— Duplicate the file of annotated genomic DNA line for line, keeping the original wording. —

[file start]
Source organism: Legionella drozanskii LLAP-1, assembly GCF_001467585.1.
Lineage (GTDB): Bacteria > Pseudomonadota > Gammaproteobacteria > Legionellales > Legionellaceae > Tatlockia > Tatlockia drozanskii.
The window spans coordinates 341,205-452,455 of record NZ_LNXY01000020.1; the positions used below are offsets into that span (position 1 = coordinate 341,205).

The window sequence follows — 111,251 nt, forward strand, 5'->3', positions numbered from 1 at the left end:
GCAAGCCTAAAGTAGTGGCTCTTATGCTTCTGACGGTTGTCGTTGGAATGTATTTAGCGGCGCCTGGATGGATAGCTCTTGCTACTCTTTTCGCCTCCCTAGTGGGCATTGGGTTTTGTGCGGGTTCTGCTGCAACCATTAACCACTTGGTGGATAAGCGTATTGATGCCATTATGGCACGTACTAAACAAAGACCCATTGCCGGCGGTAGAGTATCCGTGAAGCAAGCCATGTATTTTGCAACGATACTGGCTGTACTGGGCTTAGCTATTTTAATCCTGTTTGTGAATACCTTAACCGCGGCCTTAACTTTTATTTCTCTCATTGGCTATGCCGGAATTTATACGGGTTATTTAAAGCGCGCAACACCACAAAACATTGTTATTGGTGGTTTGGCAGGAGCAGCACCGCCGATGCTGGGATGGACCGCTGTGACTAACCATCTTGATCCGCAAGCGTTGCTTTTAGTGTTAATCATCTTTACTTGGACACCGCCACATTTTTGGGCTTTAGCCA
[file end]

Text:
Source organism: Legionella drozanskii LLAP-1, assembly GCF_001467585.1.
Lineage (GTDB): Bacteria > Pseudomonadota > Gammaproteobacteria > Legionellales > Legionellaceae > Tatlockia > Tatlockia drozanskii.
The window spans coordinates 341,205-452,455 of record NZ_LNXY01000020.1; the positions used below are offsets into that span (position 1 = coordinate 341,205).

The window sequence follows — 111,251 nt, forward strand, 5'->3', positions numbered from 1 at the left end:
GCAAGCCTAAAGTAGTGGCTCTTATGCTTCTGACGGTTGTCGTTGGAATGTATTTAGCGGCGCCTGGATGGATAGCTCTTGCTACTCTTTTCGCCTCCCTAGTGGGCATTGGGTTTTGTGCGGGTTCTGCTGCAACCATTAACCACTTGGTGGATAAGCGTATTGATGCCATTATGGCACGTACTAAACAAAGACCCATTGCCGGCGGTAGAGTATCCGTGAAGCAAGCCATGTATTTTGCAACGATACTGGCTGTACTGGGCTTAGCTATTTTAATCCTGTTTGTGAATACCTTAACCGCGGCCTTAACTTTTATTTCTCTCATTGGCTATGCCGGAATTTATACGGGTTATTTAAAGCGCGCAACACCACAAAACATTGTTATTGGTGGTTTGGCAGGAGCAGCACCGCCGATGCTGGGATGGACCGCTGTGACTAACCATCTTGATCCGCAAGCGTTGCTTTTAGTGTTAATCATCTTTACTTGGACACCGCCACATTTTTGGGCTTTAGCCA